Table 1: Values of Xr by present work and by Ref. [1]
609
OCR for page 607
done respectively by a 64 x 32 and a 96 x 32 grid. The
coarseness of the grid is the main reason to explain the
disagreement between the numerical and the experi
mental results. A second reason, to a lesser extent,
is ascribed to the fact that the calculation was inter
rupted before a real stationary solution was reached.
As it occurs for the backward facing step, numerical
solutions usually present a very steep growth of X,
within a short time. Later on Xr grows in time very
slowly and the steady state is reached using a large
amount of CPU time. However the obtained results
can be acceptable as a presentation of the method.
A more accurate computation to obtain a physically
interesting solution will be presented in the future.
5.2 Flows in complex domains mov
ing with a prescribed law
In order to verify the accuracy of the numerical scheme
to describe flows driven by an unsteady boundary, the
flow inside a channel with a moving indentation has
been considered. For such a case experimental [16]
and numerical [17] results allow to test the treatment
of the grid time dependence. The numerical results
of ref. [17] have been obtained by a vorticitystream
function method on a very fine grid (1440 x 48~. The
same time dependent law of the indentation consid
ered in Ref. [16,17] has been used. Although this flow
is not relevant to ship hydrodynamics, it has been con
sidered as a test case. A sequence of counter rotating
eddies close to the upper and lower walls and sepa
rated by a wavy core flow is generate downstream the
indentation. The eddies move downstream with a de
fined group velocity. This physical problem has been
solved for Re = 760 arid St = 0.025 and the same
flow time history reported by [17] has been obtained.
The time sequence of istant~neous streamlines is re
ported in Fig. 3 for a sequence of time steps within
one period and it shows the same position, shape and
temporal development of the eddies of Ref. t17~. The
values of the positions of the crests and troughs cor
responding to eddies B. C and D are shown in Fig. 4
in comparison with numerical t17] and experimental
[16] values. In this case the better agreement derives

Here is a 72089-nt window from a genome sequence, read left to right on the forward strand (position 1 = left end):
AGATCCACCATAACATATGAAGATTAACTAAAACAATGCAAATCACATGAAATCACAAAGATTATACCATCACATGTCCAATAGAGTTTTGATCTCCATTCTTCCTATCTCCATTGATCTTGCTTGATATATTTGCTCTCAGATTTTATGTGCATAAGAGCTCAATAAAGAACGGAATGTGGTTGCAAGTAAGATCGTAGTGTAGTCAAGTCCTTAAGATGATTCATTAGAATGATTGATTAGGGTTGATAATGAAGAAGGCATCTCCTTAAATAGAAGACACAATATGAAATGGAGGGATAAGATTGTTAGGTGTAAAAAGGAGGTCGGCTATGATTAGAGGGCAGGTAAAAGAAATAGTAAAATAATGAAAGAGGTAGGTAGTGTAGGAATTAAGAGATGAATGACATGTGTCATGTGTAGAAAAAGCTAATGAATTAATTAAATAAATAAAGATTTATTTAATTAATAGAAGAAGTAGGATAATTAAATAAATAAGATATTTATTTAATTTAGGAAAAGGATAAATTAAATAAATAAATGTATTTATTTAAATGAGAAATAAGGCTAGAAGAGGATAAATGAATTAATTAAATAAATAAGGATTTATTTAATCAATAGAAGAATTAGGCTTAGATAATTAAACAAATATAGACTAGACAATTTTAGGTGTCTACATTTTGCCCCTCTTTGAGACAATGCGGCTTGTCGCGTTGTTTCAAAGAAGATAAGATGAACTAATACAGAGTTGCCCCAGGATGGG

from the much finer grid (384 x 32) used in this case
with respect to that used in the previous case.
These preliminary numerical results assess that
the numerical model provides good flow simulation in
presence of steady and unsteady irregular domains.
5.3 Free surface flows
free surface flows involve the difficulty of irregular
and time dependent domain, where boundary moves
according to the velocity field. The correct enforce
ment of freeslip conditions gives the deformation of
the free surface which strongly affects the inner veloc
ity field. To our knowledge few experimental results
concerning free surface flows are available. One ex
periment [2] deals with the flow over a semicylindrical
obstacle. We have chosen to verify the validity of the
approximated form of the free surface boundary con
dition specified by Eq. (21~. A proper treatment of
the free surface conditions is very difficult particularly
when implicit schemes are used. In this case the ex
act freeslip conditions require an iterative procedure
which increases the CPU time.
Preliminary results were obtained at lower Re and
higher Fr then those used in Ref. [2] because a coarse
grid was employed. However also in this case the free
surface is largely deformed. The velocity vector plot,
shown in Fig. 5 for Re = 400 and Fr = 0.5, qual
itatively resembles the expected flow field. Also the
dynamic pressure reported in Fig. 6 and the develop
ment of the recirculating regions qualitatively agree.
However, it is to be noted that the flow field simu
lation is not possible up to the steady state because
the free surface conditions are not correctly enforced
when the deformation of the interface becomes rele
vant. A better treatment of such boundary conditions
is required to achieve a complete and accurate flow
simulation.
6 Conclusions
The purpose of this paper is restricted only to the
description of the numerical method, which has been
tested by using coarse grids, certainly larger than those
required by the physics of the flow. This is the main
reason for the discrepancies between the numerical
and experimental results in the two cases firstly con
sidered. More work should be done to define the
best grid transformation for the wall mounted obstacle
case. On the contrary, the case of the flow generated
by a moving indentation shows that the grid time de
pendence is very accurately handled by our scheme.
In fact our results computed on a relatively coarse
mesh are in very good agreement with the numerical
results obtained with a larger number of arid Nina.:
in Ref. [17~.
At the moment the lack of the method to accu
rately describe free surface flows is mainly related to
two intimately connected aspects: the choice of the
grid transformation and the approximations on the
boundary conditions at the free surface. The present
results show that the generation of a grid with co
ordinate lines orthogonal to the boundaries reduces
the truncation errors. If such effect is large for solid
boundaries, the effect is amplified at the free surface.
The generation of coordinate lines nearly orthogonal
610
O ~ _ _ a_ _ _ ~ _ Am
OCR for page 607
to the free surface is more difficult and requires a high